Magna International Inc. is the top contender for the North American operations of DaimlerChrysler AG and could take a much larger stake in the ailing auto maker than indicated earlier, according to a U.S. investment firm.
KeyBanc Capital Markets said yesterday that Aurora-based Magna could take a direct minority ownership stake of between 25 per cent and 50 per cent of The Chrysler Group.
"Many industry sources indicate Magna is the leading contender for Chrysler," KeyBanc analyst Brett Hoselton said in a note to clients.
Hoselton said KeyBanc believes Magna and partner Onex Corp. will value the Chrysler Group in the "mid to high $5 billion (U.S.) range," above an earlier estimate of $4.6 billion to $4.7 billion.
In addition to a higher Magna stake, Toronto-based Onex would hold 40 to 65 per cent and German-parent DaimlerChrysler would retain 10 per cent, Hoselton said in the note.
However, he cautioned that the sale is dependent on DaimlerChrysler, the United Auto Workers, Magna and Onex Corp. agreeing on details.
"Timing and completion of a deal are uncertain," Hoselton added.
None of the companies would comment on the latest report.
Last week, Magna chair Frank Stronach told the Toronto Star his company hoped Onex would become Magna's partner, but would consider other equity firms in a group to buy Chrysler.
Stronach said it would take another few weeks before Magna, the world's third biggest auto parts maker, could complete a partnership group. Magna's board has not considered any proposals or bids yet, according to one insider.
Stronach, who controls Magna, has also insisted the company would only take a minority stake to avoid competing directly with other major customers General Motors, Ford and Toyota.
Other industry watchers say Magna has an advantage over other bidders because it is an industry player, while large equity firms would shrink the company by selling or closing some operations and then unload it again. Parent DaimlerChrysler also wants any buyer to limit job losses.
In the note, Hoselton said resolution of a key issue regarding responsibility for billions of dollars in Chrysler pension and health-care obligations is also uncertain.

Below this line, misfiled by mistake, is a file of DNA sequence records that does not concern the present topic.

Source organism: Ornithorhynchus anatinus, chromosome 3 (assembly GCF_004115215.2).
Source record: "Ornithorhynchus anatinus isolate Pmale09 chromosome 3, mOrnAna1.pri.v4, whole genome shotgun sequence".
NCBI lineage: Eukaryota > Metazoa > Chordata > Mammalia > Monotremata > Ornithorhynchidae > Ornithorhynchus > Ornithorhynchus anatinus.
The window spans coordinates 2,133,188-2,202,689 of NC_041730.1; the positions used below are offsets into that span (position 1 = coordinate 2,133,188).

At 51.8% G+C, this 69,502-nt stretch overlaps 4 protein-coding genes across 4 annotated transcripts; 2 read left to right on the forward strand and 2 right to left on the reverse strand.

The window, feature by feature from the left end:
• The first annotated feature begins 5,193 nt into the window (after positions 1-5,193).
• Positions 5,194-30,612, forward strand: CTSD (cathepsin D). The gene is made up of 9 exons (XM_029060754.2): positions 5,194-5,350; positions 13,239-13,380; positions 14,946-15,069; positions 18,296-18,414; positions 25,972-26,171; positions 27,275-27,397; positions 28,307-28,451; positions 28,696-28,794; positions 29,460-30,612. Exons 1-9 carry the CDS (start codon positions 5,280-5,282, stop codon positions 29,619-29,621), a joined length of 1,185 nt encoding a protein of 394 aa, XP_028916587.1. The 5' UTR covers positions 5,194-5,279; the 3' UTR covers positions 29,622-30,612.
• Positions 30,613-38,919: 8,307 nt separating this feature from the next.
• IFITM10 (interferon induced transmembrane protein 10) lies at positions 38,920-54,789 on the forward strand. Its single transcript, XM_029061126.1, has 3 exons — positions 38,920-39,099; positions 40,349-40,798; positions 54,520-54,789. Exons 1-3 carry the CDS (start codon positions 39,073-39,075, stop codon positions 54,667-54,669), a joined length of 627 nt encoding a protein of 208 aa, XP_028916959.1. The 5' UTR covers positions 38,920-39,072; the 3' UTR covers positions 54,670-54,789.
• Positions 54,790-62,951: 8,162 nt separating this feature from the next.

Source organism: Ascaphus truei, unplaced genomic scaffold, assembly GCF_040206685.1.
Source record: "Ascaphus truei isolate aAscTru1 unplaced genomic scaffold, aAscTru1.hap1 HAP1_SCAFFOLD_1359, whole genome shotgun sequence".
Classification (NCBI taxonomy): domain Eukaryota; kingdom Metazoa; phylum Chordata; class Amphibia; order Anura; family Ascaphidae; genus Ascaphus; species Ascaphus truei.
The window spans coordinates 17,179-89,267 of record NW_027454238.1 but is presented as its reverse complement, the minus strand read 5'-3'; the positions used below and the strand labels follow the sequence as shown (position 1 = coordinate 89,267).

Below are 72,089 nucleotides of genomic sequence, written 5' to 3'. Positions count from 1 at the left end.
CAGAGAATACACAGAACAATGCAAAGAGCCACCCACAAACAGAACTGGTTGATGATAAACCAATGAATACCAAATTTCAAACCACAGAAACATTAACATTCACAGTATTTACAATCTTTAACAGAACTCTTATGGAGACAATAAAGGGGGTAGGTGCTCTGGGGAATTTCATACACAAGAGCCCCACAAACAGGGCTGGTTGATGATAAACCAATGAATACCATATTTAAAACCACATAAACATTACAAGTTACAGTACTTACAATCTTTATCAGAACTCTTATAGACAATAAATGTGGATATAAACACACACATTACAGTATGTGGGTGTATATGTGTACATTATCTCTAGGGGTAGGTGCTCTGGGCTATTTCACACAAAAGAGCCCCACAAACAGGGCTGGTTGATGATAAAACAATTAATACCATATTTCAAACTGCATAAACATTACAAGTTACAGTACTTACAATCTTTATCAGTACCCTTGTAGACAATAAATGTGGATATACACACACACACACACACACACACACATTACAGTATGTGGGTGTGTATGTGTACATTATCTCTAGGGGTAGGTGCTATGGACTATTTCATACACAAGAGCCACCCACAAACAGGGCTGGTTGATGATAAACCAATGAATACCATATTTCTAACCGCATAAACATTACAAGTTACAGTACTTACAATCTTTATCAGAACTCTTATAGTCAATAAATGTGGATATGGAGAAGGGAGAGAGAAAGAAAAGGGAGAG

"Scenarios include retainment by Chrysler or placement into a separate entity (independent from Chrysler or DaimlerChrysler)," he said. "We believe both scenarios include DaimlerChrysler retaining some responsibility for the liabilities."
Last month, KeyBanc indicated Magna's direct involvement was unlikely since a $4.7 billion bid would be lower than contenders such as U.S.-based equity firms Cerberus Capital Management and Blackstone Group.
But Hoselton said conversations with many industry sources show there have been changes in the pursuit of Chrysler, including the position of the United Auto Workers, who represent thousands of company employees in the U.S.
"The UAW now views Magna as its best chance to secure jobs, is amenable to (Magna's) direct involvement in Chrysler and vehemently opposed to the sale of the auto maker to a stand-alone private equity firm," he said.
Hoselton also revealed the UAW has "actually approached" Magna with a "framework concession package" to make the purchase easier. The package would include concessions on wages, benefits, pensions, health care and job classifications in exchange for job security and relocation packages.
Stronach has met with leaders of the UAW and the Canadian Auto Workers (CAW) who want DaimlerChrysler to keep the money-losing North American operations.
But CAW president Buzz Hargrove, who represents about 11,000 Chrysler workers in Canada, said he knows the UAW has not offered concessions. At the same time, he's declined comment on his union's discussions with Magna.
Hoselton, whose firm is maintaining a "hold" rating on Magna, said the company could realize material cost savings, better utilization of parts operations, exclusive business for Chrysler models and lower labour expenses by taking a stake in the auto maker.
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